Tuesday, 31 July 2012


gamesmaker, London, 2012
Purple is so my colour!
I DO ACT- this is the mantra of the Gamesmaker – the acronym standing for:-
  • Be Inspirational
  • Be Distinctive
  • Be Open
  • Be Alert
  • Be Consistent
  • Be Teamworky-ish (I think they had trouble finding a team related adjective that also began with a T)

When I put on my fetching uniform on Saturday I have to say I felt very proud and on arriving at the Park (after taking fully 29 minutes to travel through the 'transport chaos' from St Albans to Stratford) I felt immediately comfortable in smiling, offering help (how many photos have I offered to take?) and in assuming the role of a host.

I think we’ve got this whole Olympics thing about right:-
  • We (Team GB) aren’t winning anything yet and as I write things going from bad to worse. As a host it would be bad form. Perhaps we can allow ourselves an extra helping of something a little later. But we seem to have taken the more relaxed attitude so ‘those two impostors’ that did so well for us in the European Championships.
  • The Olympic Park is outstanding – fantastic buildings, loads of space, beautiful planting (shout out to the gardeners)
  • The transport system is (and was always going to) cope – 29 minutes to Stratford from St Albans for goodness sake
  • The opening ceremony showed all that is great about GB
  • The Gamesmaking volunteers are simply superb

On the final point I think the organisers have tapped into an all-too-often hidden stream of openness and welcome that exists, often buried, beneath layers of British reserve. Here is the humanity that enables our country to be genuinely and comfortably multi-cultural despite the odd glitch. Here is the warmth that is often to be found in the meeting of strangers who realise that their paths may never cross again and so have no fear in honesty. Here are the smiles and little acknowledgements that are so trapped behind our commuter masks.
I’m thoroughly enjoying my role as a Events Team Leader at the Copper Box, although I’ve never walked as much in an 11 hour period as I did last Saturday. Wow, my feet hurt despite the excellent Adidas trainers we are issued with. I’m looking forward to my next shift.

But what has this brought to Best? I guess it has reaffirmed that the approach Annette & I have always taken is the right one – you get more by smiling, trusting people and helpfulness. The welcome we try and give is the same as that at London 2012 – we are genuinely pleased to see you! And wherever there may be problems to solve, we start from a basis of warmth and trust and a commitment to reaching a solution which makes everyone happy. All sound a bit cheesy? Maybe. But it works for us and it works at the Olympics.

Now, let’s start a campaign to get the empty seats filled by Gamesmakers...

Wednesday, 25 July 2012

Best of British

I’ve just been to the dress rehearsal for the Opening Ceremony of London 2012 so whilst I fully intend to #savethesurprise I can tell you that it’s simply awesome. Only the British (and Danny Boyle) could have come up with something so witty, self-deprecating and ironic. There’s a refreshing absence of the portentous pomp and circumstance – so Britain at its very best.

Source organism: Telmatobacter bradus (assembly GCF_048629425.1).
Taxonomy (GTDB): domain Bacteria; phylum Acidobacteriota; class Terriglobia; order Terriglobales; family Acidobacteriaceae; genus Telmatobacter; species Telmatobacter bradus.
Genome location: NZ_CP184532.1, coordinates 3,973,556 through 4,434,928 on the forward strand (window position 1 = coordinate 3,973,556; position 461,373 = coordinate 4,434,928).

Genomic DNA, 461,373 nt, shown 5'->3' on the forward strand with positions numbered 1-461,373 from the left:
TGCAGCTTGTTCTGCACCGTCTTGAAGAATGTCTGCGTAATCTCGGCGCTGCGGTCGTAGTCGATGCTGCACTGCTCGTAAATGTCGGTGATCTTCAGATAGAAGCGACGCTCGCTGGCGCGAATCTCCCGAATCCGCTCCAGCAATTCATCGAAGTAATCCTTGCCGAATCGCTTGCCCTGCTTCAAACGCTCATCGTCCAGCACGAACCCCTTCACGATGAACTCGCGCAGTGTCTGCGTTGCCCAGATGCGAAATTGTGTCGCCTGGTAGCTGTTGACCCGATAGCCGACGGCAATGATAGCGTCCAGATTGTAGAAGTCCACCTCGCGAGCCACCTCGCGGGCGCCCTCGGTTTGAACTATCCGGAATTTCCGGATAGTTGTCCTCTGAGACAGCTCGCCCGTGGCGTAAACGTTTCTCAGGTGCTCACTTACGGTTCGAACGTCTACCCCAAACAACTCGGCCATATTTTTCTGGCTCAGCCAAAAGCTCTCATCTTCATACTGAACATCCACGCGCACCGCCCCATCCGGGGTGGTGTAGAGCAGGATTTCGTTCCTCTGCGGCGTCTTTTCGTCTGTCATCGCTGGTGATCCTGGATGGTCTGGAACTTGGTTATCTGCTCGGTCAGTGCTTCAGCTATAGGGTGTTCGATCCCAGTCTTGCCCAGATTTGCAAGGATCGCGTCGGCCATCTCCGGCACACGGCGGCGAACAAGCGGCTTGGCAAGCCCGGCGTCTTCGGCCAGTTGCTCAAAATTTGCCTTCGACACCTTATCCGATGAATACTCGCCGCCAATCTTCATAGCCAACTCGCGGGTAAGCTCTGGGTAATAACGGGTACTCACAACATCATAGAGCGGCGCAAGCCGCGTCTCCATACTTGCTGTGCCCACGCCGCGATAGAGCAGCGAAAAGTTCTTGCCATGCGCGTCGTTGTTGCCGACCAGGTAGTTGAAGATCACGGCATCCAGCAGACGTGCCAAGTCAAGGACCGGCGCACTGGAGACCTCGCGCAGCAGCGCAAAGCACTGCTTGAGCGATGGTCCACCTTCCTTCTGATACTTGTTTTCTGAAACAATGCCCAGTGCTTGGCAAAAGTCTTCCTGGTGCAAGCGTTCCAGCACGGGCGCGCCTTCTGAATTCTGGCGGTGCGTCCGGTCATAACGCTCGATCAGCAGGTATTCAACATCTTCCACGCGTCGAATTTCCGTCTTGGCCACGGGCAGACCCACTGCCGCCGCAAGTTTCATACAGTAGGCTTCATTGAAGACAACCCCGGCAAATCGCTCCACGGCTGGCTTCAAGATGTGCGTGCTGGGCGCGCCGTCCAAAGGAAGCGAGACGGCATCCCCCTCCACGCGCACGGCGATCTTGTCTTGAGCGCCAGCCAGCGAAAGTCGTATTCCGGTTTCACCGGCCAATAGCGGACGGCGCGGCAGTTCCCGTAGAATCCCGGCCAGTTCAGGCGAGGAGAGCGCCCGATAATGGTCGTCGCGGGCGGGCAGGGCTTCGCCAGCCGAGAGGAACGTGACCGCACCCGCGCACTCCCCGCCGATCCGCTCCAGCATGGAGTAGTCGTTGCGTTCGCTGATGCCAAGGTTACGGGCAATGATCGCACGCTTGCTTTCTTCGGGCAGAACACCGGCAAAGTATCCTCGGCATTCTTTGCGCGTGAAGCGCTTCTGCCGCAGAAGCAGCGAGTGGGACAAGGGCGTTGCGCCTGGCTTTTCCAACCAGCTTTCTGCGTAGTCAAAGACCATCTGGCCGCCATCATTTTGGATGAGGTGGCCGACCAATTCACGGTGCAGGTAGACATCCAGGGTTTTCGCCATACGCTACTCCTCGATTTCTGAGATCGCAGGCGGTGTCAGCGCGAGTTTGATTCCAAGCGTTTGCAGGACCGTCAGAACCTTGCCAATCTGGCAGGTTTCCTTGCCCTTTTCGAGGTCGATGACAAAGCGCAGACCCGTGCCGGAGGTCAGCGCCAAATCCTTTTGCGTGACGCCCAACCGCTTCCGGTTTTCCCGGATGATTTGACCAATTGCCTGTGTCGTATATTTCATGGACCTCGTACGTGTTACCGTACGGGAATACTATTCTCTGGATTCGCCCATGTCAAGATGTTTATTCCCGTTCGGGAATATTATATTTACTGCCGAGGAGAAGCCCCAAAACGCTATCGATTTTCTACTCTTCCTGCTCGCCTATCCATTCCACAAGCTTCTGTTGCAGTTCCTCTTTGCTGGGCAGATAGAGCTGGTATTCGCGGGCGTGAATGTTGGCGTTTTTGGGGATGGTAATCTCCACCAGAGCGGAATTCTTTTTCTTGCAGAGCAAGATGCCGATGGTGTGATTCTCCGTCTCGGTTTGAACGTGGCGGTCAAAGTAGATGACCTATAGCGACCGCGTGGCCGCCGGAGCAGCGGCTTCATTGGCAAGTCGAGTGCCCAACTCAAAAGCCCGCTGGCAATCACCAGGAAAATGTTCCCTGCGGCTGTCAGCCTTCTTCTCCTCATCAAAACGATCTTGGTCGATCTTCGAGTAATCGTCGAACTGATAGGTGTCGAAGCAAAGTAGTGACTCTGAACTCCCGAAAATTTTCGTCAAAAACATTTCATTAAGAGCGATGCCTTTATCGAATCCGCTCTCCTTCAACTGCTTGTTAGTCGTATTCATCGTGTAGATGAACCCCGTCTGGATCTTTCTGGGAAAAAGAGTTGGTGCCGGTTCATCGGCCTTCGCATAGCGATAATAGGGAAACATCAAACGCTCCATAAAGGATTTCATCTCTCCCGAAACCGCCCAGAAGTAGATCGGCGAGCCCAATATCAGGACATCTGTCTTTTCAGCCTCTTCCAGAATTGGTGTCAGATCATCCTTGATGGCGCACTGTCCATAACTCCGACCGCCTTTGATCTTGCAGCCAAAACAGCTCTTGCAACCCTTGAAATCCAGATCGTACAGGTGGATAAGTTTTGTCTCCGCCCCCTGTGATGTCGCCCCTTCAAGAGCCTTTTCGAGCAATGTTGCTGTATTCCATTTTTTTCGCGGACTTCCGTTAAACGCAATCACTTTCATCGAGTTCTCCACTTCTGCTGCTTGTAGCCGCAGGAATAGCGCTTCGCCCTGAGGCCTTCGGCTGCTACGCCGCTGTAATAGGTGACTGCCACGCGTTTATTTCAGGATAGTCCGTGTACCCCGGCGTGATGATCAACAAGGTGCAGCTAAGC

It's thrilling, touching, silly, subtle at times and even, dare I say it, political! It was truly, truly awesome - do not miss it on Friday night!!!

We can do these things well despite our nation’s natural pessimistic tendencies. When first awarded, people pointed to the Opening ceremony as being something that we would be ashamed of, as if we could never hope to rival the ‘creativity’ of the Greeks or the mass organisation of the Chinese.  But we have chosen not to take them on in those terms and instead to create something at once entirely unique and yet instantly recognisable.
I’m sure this is a trait borne into the British. When we ask for storylines for our holiday courses at Best, for example, the children come up with some of the most extraordinary (yet unfailingly logical) threads. They find humour in the most odd places. And they make connections which seem at first illogical but which, as you consider things further, become clear and unambiguous. It’s a talent we are right to celebrate and Danny Boyle has done just that.

We’re in the middle of our summer courses now – The Tempest and Lion King are on stage on Friday and Olympic Flames and JuniorGlee come next week. The last week has Futurdrama and the Little Mermaid. Goodness knows what tales we will have told by 10 April! But I’m sure we’ll find the strangest things to laugh about and entertain our audiences thoroughly in the process.

P.S. I’ll be at the handball arena in my Olympic volunteering role in my natty poppy and purple outfit which is NOT a cause for laughter... it’s very fetching!

Sunday, 8 July 2012

Best School of Acting - why? what?

Lisa Schulberg writes

I am an actress, presenter, director, teacher, and theatre company owner.  I love drama, imagination, creativity, communication, the world around us and the people in it and I am constantly inspired by those that I meet - and they are all the reasons for launching the Best School of Acting.  The easiest way to let you know what this new concept in theatre training is about is to explain where the idea has come from – a journey both personal and professional.